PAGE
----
Gustavo Ballvé on May 3rd, 2011
Corporate Governance, Corporate Strategy, Food for thought, Home, Industries, Insurance, Investment Themes, Mental models, Portfolio Management, Risk management

As we said in the previous post, the idea here is to provide links to the best stories we’ve found on the web about the 2011 Berkshire Hathaway annual meeting. We’ll never be “the best Warren Buffett source”, by the way, and much less the most complete – this aptly-named blog is probably the choice for that.

For background on the Dave Sokol affair – and why it could even be considered a net positive for those who already considered Buffett “human” as opposed to infallible – read our previous post on the subject. Finally, when reading the stories or watching the videos always remember to keep an open eye to the writer’s biases, experiences, leanings and incentives – as well as to your own, of course. Also keep in mind the relevant subjects discussed in the meeting that just weren’t given enough media because of the Sokol affair, such as the insurance cycle and Q1 2011 as one of the worst quarters in history for the insurance industry…

Bloomberg has a great video with Charlie Munger (as usual). We transcribe a very relevant highlight just below the video.



This highlight from the above video applies to a lot more than just the Sokol affair: “How often do we have an issue like this, once every 25 years?But it’s the nature of good enterprises that they know how to accept change – even sudden, unexpected change – and go on quite creditably, and that’s what will happen at Berkshire.” (…) “I would say that the Berkshire system, which has worked very well for 50 years – maybe we had a couple of near scandals, one every 25 years (note: Salomon and Sokol) – I think we had a good record. I don’t think human nature allows you to get a record much better than that. Our system for doing that is selecting very trustworthy people and trust them immensely. That’s worked very well for us. And people become more and more trustworthy when they’ve been trusted and successful and then trusted more and are successful and so on. It’s the most efficient form of organization you can probably have – it’s a seamless web of deserved trust. And that’s what we’re trying to do, and why would we change it?”

The Financial Times’ Dan McCrum had a pair of interesting stories. The larger one is a comprehensive account of the meeting’s Q&A session, but the second one is interesting in giving voice to shareholders’ impressions about Berkshire, Buffett, his handling of the Sokol affair and so on. One of the shareholders confesses to attending the meeting as a networking event, which it truly is – in fact, it’s hard to find another place where 40,000 value investors gather for 3 days of festivities…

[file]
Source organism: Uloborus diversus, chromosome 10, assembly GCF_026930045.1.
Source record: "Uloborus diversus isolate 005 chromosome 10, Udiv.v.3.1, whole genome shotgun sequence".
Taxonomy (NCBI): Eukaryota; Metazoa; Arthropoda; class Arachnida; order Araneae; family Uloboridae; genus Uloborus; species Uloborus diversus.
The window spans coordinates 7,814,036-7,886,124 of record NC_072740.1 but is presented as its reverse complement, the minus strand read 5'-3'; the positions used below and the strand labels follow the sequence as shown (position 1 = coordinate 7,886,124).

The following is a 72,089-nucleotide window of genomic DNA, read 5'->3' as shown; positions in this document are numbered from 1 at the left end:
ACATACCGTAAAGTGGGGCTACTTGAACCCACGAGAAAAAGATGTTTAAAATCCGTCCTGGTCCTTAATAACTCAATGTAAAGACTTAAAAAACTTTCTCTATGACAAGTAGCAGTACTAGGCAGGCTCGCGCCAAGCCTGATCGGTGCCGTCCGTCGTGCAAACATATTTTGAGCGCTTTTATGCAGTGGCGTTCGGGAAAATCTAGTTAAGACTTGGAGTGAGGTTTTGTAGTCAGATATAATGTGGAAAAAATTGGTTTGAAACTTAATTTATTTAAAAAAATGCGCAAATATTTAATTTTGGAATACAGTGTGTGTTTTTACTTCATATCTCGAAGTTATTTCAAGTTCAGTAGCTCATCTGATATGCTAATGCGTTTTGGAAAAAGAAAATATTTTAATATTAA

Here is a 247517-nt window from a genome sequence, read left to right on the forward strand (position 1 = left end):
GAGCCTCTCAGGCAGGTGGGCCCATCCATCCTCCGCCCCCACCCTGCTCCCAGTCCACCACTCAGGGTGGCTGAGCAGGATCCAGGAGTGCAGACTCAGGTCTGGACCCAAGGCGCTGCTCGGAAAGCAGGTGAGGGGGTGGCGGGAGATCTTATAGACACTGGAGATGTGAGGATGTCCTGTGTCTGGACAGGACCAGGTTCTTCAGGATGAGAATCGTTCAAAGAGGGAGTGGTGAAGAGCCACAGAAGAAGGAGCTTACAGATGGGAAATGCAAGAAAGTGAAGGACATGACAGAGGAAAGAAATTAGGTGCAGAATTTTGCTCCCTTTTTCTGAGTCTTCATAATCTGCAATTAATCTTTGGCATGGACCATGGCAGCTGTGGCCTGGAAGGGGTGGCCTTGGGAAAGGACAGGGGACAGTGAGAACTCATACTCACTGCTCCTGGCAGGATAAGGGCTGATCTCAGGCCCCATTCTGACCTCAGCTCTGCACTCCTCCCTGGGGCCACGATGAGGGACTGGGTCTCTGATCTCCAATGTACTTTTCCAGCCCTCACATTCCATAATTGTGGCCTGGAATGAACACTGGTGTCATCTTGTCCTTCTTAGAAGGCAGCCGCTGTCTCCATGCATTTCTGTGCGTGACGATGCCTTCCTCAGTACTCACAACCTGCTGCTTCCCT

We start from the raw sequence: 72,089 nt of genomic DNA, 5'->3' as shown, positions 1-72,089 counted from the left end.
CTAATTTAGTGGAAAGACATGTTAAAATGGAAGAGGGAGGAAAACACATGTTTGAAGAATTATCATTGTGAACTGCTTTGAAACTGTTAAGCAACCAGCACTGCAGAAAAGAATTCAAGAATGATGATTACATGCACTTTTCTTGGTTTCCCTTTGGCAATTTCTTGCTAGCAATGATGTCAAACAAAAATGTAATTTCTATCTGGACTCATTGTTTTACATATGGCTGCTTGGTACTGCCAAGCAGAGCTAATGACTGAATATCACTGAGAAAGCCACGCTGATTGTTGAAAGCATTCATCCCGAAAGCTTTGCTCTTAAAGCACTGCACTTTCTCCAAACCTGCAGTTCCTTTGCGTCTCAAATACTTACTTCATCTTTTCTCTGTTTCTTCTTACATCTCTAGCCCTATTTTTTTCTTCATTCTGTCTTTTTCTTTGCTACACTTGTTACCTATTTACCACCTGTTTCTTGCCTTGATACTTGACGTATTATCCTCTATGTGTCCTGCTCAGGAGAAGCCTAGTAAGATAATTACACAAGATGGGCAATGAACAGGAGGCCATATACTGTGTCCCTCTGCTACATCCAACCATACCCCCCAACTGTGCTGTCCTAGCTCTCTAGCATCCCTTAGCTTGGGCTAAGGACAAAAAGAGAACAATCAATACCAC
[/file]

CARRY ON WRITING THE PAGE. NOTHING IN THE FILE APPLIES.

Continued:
This very good piece by the Wall Street Journal’s Deal Journal blog interviews some fund managers and financial commentators about their opinion of the meeting. The very fact that 100% of them were satisfied with the handling of the Sokol affair – as were we – can mean two things: either we’re all biased or they really did nail it. Probably both.

The NYT’s Dealbook by Andrew Ross Sorkin – who is one of the three journalists who select questions for the meeting – published a more Sokol-focused account, which is also useful to show that the legal battle, unfortunately, is only just beginning. They also published the full statement by Sokol’s lawyer issued after the meeting.

This very quick CNBC story, almost immediately after the meeting, says that Buffett mentioned currently looking at two deals potentially as big as Lubrizol. Also says that he would have liked Johnson & Johnson’s acquisition of Synthes if they had used cash instead of shares – absolutely right.

Video: After the meeting, a quick chat with Becky Quik of CNBC. Good questions, good answers (4:45). The next video, while longer, focuses on a lot more and serves as a kind of “meeting summary”.

This is the must-watch video. Over 13 minutes long, and the Sokol affair is just the beginning – much more discussed here. Who said CNBC isn’t of use? Check out this page for more Berkshire-related videos.

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